Doctors, nurses, and other medical professionals have a tough and rewarding line of work. They spend a lot of their time educating patients like us about how to best care for our bodies and how to develop healthy habits. Here are some of the silliest things doctors hear from patients that they want to correct:
1. Myth: Brushing before a dental cleaning will hide the fact that you don’t regularly brush and floss.
Ladies, don’t try to fool us! How many times have you brushed for 10 minutes straight in preparation for an upcoming dental cleaning? We hate to break it to you, but your dentist and oral hygienist can tell. Damage to the enamel, gums and tongue cannot—despite your best efforts—be removed in one session of vigorous brushing and flossing. Listen to your dentist. Brush your teeth twice a day, morning and night, and floss once a day. If you don’t, you risk gum disease, which according to Frank Wanat Dental Cleaning, “can cause bleeding, swelling, bad breath, pain, receding gums and tooth loss. But it doesn’t always stop there….Gum disease causes a buildup of bacteria in deep pockets between the teeth and gums. That bacteria can transfer to your bloodstream when gums bleed, putting you at a much higher risk to develop the following health problems: stroke; respiratory disease; heart disease; diabetes; ulcers; osteoporosis; arthritis; and pre-term births.” Those sound like things to avoid! Remember to brush and floss regularly, folks.
2. Myth: Don’t eat before a swim!
How many times did we hear this growing up? “Don’t eat before getting into the pool or you’ll get a cramp and drown,” is what our parents (or grandparents) would say. Melissa Conrad Stöppler at MedicineNet explains that “While it’s true that the digestive process does divert the circulation of the blood toward the gut and to a certain extent, away from the muscles, the fact is that an episode of drowning caused by swimming on a full stomach has never been documented.” So although our energy output may be lackluster from the food-baby we just created, we are not susceptible to cramps during our backstroke because of a tasty meal. If you do happen to get a cramp while swimming, it’s likely due to dehydration and overexertion. So hop on out of the water, get something cool to drink, and take a little break. You should be good as new in no time.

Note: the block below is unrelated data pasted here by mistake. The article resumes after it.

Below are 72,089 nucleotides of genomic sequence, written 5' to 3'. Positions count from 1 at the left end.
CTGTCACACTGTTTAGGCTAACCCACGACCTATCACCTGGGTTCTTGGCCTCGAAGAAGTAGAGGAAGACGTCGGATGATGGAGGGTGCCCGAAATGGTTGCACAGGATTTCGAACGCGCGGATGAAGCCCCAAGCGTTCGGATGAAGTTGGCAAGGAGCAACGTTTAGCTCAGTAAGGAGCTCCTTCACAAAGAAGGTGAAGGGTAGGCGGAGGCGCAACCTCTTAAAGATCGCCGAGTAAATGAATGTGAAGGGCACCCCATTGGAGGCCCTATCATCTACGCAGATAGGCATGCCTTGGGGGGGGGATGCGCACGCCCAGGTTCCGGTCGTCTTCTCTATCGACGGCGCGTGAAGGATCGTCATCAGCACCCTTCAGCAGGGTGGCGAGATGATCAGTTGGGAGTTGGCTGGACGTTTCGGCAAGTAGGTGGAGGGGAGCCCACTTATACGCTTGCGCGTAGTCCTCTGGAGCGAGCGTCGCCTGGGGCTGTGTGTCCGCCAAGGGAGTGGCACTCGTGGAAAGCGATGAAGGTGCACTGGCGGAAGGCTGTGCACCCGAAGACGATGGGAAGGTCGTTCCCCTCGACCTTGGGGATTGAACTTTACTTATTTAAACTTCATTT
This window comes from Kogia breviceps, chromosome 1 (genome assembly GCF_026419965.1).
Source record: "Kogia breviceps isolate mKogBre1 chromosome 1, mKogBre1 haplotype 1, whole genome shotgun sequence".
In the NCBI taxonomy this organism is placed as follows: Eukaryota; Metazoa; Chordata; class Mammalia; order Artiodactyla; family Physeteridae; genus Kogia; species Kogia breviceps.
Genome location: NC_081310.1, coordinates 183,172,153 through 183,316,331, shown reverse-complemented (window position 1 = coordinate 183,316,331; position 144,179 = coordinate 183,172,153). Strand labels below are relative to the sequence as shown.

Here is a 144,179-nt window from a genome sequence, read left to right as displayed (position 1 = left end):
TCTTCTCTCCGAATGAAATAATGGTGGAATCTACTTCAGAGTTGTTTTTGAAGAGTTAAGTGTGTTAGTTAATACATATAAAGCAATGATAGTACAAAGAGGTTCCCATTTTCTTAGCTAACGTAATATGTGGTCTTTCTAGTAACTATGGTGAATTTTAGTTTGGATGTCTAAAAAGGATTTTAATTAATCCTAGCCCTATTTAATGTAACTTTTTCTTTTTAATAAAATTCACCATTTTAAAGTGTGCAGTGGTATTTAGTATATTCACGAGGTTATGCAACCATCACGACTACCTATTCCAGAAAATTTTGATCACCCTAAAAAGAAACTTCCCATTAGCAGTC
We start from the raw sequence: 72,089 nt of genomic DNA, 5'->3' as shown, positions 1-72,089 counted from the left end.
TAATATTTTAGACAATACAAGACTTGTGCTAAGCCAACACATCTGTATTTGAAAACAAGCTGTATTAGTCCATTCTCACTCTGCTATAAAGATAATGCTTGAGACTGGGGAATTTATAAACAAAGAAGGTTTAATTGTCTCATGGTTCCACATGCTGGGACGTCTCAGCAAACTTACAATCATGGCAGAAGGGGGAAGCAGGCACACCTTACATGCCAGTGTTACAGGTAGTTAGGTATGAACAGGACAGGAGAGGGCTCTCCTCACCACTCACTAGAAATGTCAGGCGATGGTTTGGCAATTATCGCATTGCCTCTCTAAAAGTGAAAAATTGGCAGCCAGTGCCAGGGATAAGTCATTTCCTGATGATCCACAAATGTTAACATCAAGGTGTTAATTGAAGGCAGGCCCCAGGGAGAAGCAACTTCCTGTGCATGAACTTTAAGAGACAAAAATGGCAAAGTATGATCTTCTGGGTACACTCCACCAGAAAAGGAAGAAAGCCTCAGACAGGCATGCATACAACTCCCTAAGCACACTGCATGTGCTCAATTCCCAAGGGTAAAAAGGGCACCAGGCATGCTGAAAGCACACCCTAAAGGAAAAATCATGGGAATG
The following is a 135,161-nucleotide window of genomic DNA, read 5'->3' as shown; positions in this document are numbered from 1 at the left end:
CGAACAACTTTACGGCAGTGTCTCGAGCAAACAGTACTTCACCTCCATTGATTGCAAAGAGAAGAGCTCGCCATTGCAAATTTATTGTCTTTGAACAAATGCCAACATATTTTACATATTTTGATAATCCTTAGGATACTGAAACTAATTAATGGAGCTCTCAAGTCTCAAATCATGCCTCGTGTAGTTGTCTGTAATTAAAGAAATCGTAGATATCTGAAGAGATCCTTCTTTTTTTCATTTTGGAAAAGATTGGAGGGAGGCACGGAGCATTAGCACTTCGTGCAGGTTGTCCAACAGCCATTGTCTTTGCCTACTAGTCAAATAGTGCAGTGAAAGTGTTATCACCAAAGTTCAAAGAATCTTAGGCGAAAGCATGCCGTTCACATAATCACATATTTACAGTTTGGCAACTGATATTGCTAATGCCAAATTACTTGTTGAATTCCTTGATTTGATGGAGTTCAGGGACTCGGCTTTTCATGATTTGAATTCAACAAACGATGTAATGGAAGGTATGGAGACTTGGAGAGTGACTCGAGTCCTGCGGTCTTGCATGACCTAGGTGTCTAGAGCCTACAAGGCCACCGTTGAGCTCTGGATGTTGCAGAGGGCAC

3. Myth: Swallowed gum takes years to pass through your digestive system.
Did you ever hear this in school as a child, or was it just us? Teachers would often scold their students and say, “If you swallow that, it’ll take 7 years to pass!” Sorry, Teacher, but that’s just not true. Nothing special happens to gum after it’s swallowed. According to the experts at Scientific American, some of the components of gum (like sweeteners) are digested, and the rubbery chewing gum base “probably passes through slower than most foodstuffs, but eventually the normal housekeeping waves in the digestive tract will sort of push it through, and it will come out pretty unmolested.” So there you have it. You can rest easy knowing that the gum you accidentally swallowed when you hiccupped two years ago isn’t still hanging around in your stomach or intestines. It is long gone.
4. Myth: Stretching will prevent injury.
This is a big one. Many of our coaches and athletic teachers told us to warm up before an exercise so that we may prevent injury and discomfort while going through the motions—wrong! According to research reported in this article by Pain Science, scientists and athletes are now finding that individuals who regularly stretch before another activity are more prone to injury. The next time you want to get a good workout or run under your belt, skip the stretching routine beforehand. Don’t get it twisted; stretching isn’t all bad. If you want to stretch, do it after workouts instead, or plan specific days for stretching. Just don’t use stretching as a precursor to a rigorous workout routine and expect it to lower your chances of injury.
So what did you think of these myths? Did the truth surprise you? Let us know in the comments below!